While you might notice pine needles and straw shedding from area trees in the fall, it's common for Atlanta area homeowners to notice pine debris on your property year-round. Combined with the effects of heavy storms, your home risks the most from these trees during the winter and spring. Here is how pine straw damage can affect your roof and how you can avoid the impact.
The pine straw effect
Since many types of pine trees are native to Georgia, you are bound to encounter the cones, straw and needles on your roof or property at large. While pine debris can serve as a natural fertilizer, the straw that lands on your roof mainly serves to impact your home in a negative way.
As with other debris that gets caught in gutters and stuck in roof slopes, the problems are related to moisture. Pine straw and needles will clog your gutters when left unattended. Since your gutters allow water to escape your roof, pine straw allows the moisture to remain on top of a home. Whether blocking gutters or clumping in wet patches on your roof, this moisture will rot shingles over time. Pine straw may also wedge underneath shingles and other roofing, which allows a space for water to enter.
Protecting against pine straw damage
Having a professional roofer check your home in the fall or after major storms is a good way to ensure your roof is not vulnerable to damage from pine tree straw and other debris. Regular gutter cleaning will take care of any blocks in water flow. As for other damage you might find from pine trees, checking on the condition of your shingles should do the trick.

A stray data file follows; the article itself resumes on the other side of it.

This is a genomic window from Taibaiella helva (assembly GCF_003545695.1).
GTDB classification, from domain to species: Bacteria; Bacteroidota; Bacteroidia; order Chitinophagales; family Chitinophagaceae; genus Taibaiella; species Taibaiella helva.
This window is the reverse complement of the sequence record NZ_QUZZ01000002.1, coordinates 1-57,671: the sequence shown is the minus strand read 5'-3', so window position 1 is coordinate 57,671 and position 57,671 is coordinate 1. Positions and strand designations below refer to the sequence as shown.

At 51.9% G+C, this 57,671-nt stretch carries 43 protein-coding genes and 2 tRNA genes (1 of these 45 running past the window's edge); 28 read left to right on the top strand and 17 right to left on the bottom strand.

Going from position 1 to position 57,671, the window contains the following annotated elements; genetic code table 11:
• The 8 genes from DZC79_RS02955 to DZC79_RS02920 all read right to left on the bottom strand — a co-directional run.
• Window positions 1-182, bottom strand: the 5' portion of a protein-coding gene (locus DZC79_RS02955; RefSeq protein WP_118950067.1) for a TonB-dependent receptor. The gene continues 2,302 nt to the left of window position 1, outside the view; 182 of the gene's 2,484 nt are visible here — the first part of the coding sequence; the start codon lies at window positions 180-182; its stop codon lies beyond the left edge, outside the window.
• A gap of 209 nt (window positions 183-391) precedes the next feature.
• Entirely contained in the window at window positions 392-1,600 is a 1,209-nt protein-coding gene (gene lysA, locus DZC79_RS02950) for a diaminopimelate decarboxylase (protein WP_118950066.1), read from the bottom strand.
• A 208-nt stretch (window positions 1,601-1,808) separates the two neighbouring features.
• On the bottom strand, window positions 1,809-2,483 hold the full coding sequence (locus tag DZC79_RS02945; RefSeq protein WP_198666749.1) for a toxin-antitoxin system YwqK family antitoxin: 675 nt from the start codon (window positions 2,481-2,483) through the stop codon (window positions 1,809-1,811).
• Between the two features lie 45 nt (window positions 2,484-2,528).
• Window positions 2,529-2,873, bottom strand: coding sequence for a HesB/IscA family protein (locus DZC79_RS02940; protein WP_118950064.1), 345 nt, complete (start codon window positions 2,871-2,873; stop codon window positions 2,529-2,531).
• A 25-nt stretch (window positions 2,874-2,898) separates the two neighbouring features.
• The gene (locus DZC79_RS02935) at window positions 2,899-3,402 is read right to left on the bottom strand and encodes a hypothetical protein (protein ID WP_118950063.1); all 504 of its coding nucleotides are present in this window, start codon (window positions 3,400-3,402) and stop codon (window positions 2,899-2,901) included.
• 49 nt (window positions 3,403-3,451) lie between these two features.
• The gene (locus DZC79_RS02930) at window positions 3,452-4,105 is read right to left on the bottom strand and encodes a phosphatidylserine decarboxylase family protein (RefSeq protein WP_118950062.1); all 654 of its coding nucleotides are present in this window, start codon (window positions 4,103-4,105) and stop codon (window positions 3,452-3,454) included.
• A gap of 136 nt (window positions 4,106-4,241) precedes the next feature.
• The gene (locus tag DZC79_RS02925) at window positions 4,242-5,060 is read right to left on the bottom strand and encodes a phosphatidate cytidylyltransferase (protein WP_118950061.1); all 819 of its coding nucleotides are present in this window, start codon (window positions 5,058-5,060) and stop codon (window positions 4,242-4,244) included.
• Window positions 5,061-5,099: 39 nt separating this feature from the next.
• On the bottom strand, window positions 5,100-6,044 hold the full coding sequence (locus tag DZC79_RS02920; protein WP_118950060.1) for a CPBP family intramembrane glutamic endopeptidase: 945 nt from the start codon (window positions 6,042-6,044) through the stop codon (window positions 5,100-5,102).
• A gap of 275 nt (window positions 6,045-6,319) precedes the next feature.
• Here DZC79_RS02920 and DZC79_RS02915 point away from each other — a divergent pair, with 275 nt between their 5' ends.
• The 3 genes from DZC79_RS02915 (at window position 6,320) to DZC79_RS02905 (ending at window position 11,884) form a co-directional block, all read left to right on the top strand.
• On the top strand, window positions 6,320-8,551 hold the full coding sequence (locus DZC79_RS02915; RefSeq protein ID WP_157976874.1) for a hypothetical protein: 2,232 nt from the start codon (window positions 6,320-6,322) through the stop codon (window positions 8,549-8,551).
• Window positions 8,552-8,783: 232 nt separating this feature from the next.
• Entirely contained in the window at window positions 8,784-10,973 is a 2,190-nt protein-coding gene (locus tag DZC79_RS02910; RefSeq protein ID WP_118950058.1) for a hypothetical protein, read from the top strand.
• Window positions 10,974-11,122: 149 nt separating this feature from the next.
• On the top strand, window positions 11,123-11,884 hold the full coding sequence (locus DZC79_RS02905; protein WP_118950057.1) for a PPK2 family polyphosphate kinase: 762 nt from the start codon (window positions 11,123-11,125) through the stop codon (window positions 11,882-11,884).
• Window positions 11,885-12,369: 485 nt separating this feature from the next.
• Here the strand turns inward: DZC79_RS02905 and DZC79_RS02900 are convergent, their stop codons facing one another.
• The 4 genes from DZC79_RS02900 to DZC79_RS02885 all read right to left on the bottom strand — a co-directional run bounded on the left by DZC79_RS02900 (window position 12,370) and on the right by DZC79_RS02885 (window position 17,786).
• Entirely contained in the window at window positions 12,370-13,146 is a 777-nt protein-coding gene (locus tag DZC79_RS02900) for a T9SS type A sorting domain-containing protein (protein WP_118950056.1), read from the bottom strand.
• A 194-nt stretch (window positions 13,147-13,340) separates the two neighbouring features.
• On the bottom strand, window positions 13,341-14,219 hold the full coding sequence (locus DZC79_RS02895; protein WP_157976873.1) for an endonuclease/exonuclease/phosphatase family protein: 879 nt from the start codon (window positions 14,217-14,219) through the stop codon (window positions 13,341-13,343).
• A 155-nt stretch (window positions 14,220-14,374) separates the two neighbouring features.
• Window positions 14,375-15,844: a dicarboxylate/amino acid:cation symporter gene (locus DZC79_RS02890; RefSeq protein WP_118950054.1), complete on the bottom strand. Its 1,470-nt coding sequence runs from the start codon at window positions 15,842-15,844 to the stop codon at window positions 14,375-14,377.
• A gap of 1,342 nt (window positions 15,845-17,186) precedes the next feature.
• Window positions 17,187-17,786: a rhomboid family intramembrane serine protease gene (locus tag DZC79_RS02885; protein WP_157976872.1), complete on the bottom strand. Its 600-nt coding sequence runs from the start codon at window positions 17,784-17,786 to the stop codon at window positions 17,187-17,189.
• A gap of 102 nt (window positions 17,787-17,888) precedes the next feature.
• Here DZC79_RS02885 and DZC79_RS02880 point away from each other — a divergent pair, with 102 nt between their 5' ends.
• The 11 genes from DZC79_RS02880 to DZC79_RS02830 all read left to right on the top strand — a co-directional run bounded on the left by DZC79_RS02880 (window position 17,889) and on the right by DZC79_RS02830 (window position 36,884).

Chipped, curling or blistering shingles are warning signs on a roof. Noticing rotting shingles is the first step toward avoiding major problems down the road. By periodically checking your roof with the help of binoculars, you can pick up on potential problems. Address these issues when a roofer comes to your home to perform regular maintenance. In the long run, you could save tens of thousands of dollars with preventive maintenance.
Contact Findlay Roofing for a roof analysis. Avoiding pine straw damage and other major problems usually takes a small amount of maintenance in the hands of roofing professionals.
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